Also how do I write an interface member with a native concrete implementation:

interface NativeInterface {
    shared jni native String t;
    shared jni native String m(String s = "");
}

I'm wondering whether it would be best to not shoehorn javaNative on top of native, but instead teach the typechecker that javaNative declaration is OK and doesn't have a body, assuming @gavinking is OK with that.

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@quintesse
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@quintesse quintesse commented Nov 23, 2016

I get "no native implementation for backend..." for all three.

But do you have the appropriate .java files that implement those types?

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@tombentley
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@tombentley tombentley commented Nov 24, 2016

Hmm. I would need to add a flag to FunctionOrValueFlags, but then we run out of bits in the int. I could bump the int to a long, at the cost of adding an extra 4 bytes to every Declaration.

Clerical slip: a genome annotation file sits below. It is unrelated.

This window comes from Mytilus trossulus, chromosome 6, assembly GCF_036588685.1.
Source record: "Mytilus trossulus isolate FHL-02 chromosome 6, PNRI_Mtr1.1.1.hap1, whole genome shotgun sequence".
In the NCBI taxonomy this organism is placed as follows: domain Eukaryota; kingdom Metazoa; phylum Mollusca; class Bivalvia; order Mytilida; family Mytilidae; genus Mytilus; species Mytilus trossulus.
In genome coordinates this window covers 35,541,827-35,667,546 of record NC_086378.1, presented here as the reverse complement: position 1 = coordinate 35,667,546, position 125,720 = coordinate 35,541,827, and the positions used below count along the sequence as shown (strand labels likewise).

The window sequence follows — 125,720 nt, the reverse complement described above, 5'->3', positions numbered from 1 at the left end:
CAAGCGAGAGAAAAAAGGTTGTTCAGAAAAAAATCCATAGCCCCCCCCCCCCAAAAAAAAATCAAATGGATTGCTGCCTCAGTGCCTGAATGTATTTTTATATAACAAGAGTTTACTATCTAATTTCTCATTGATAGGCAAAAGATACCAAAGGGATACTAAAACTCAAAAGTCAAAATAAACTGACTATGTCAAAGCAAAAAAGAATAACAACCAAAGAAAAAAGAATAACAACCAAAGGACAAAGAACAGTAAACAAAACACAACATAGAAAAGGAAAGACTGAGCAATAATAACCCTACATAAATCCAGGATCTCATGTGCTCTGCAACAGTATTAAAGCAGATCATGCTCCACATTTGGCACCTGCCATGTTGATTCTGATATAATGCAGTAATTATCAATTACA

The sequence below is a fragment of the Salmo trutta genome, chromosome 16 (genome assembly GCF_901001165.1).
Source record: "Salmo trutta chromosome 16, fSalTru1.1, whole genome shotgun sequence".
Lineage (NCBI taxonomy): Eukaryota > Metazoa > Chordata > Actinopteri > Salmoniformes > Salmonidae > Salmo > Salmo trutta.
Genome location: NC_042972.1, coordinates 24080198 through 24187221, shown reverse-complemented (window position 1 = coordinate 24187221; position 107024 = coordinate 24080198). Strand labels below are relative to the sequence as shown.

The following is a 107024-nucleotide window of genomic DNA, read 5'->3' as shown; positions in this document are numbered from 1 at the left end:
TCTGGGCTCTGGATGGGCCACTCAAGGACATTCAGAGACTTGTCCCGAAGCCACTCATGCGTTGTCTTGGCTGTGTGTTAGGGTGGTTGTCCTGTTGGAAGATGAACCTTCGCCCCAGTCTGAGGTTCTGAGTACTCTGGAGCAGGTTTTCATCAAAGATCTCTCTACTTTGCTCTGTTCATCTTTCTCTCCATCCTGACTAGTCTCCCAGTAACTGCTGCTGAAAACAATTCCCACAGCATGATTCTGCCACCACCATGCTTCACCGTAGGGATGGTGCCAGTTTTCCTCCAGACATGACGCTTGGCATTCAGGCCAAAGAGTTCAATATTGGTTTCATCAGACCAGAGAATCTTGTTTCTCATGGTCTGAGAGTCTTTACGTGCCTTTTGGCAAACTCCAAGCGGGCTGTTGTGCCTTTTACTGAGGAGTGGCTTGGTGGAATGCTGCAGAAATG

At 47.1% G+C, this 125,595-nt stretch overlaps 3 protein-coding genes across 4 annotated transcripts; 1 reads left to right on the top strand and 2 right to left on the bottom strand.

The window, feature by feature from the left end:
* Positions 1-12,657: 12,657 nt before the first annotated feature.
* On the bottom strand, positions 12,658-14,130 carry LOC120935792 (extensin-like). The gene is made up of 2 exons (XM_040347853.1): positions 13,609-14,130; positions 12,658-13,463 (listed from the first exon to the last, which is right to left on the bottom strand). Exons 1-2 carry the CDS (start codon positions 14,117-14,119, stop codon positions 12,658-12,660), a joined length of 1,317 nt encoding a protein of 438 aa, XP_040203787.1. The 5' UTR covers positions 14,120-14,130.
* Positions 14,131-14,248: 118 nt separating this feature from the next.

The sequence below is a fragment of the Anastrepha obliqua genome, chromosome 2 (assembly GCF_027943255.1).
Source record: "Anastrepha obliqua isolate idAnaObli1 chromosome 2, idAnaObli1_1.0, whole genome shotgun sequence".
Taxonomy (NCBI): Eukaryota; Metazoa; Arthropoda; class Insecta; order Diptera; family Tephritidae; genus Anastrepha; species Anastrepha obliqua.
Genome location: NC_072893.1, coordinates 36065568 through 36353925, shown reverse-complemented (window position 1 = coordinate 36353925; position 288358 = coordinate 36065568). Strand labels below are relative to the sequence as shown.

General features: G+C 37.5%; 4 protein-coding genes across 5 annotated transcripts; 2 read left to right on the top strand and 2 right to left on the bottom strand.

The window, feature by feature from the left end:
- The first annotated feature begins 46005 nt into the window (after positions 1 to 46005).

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@FroMage
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@FroMage FroMage commented Nov 24, 2016

We could do something smart and create a protected long getModifiers() which would be implemented with int modifiers in Declaration and augmented with int moreModifiers in FunctionOrValueFlags with protected long getModifiers(){ return moreModifiers << 32 | super.getModifiers(); }.

But honestly I'd just move it to a long and call it a day myself.

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tombentley added a commit that referenced this issue Nov 25, 2016
tombentley added a commit that referenced this issue Nov 25, 2016
tombentley added a commit that referenced this issue Nov 25, 2016
…rictfp modifiers in EeVisitor

The code generator doesn't always have a Tree to hand when transforming
tombentley added a commit that referenced this issue Nov 25, 2016
* treat javaNative much like formal
* need to make Declaration.flags long
tombentley added a commit that referenced this issue Nov 25, 2016
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@tombentley tombentley commented Nov 25, 2016

Quite a lot more fiddly than anticipated.

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@tombentley tombentley closed this Nov 25, 2016
@gavinking
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@gavinking gavinking commented Nov 25, 2016

Yay!!